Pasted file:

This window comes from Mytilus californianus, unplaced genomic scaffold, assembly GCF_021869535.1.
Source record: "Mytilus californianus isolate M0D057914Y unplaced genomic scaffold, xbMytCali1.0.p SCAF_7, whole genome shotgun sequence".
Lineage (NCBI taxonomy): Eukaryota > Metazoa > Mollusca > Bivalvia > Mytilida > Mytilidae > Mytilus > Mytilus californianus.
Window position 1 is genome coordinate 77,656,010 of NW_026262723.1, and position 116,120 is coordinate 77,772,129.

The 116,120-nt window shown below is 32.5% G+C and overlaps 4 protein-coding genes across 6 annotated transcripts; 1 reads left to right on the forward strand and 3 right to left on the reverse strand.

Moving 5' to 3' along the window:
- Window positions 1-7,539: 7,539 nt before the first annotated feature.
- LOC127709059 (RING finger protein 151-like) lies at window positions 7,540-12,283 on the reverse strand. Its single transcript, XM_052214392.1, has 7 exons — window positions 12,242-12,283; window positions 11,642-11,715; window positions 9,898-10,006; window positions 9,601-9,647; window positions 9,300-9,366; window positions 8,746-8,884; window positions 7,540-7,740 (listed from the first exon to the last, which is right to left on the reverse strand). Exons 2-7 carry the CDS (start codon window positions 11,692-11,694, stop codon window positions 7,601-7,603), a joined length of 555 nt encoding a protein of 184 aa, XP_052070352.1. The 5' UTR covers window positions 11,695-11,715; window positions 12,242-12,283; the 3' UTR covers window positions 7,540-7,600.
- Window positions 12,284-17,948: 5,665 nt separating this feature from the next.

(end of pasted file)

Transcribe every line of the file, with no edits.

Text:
This window comes from Mytilus californianus, unplaced genomic scaffold, assembly GCF_021869535.1.
Source record: "Mytilus californianus isolate M0D057914Y unplaced genomic scaffold, xbMytCali1.0.p SCAF_7, whole genome shotgun sequence".
Lineage (NCBI taxonomy): Eukaryota > Metazoa > Mollusca > Bivalvia > Mytilida > Mytilidae > Mytilus > Mytilus californianus.
Window position 1 is genome coordinate 77,656,010 of NW_026262723.1, and position 116,120 is coordinate 77,772,129.

The 116,120-nt window shown below is 32.5% G+C and overlaps 4 protein-coding genes across 6 annotated transcripts; 1 reads left to right on the forward strand and 3 right to left on the reverse strand.

Moving 5' to 3' along the window:
- Window positions 1-7,539: 7,539 nt before the first annotated feature.
- LOC127709059 (RING finger protein 151-like) lies at window positions 7,540-12,283 on the reverse strand. Its single transcript, XM_052214392.1, has 7 exons — window positions 12,242-12,283; window positions 11,642-11,715; window positions 9,898-10,006; window positions 9,601-9,647; window positions 9,300-9,366; window positions 8,746-8,884; window positions 7,540-7,740 (listed from the first exon to the last, which is right to left on the reverse strand). Exons 2-7 carry the CDS (start codon window positions 11,692-11,694, stop codon window positions 7,601-7,603), a joined length of 555 nt encoding a protein of 184 aa, XP_052070352.1. The 5' UTR covers window positions 11,695-11,715; window positions 12,242-12,283; the 3' UTR covers window positions 7,540-7,600.
- Window positions 12,284-17,948: 5,665 nt separating this feature from the next.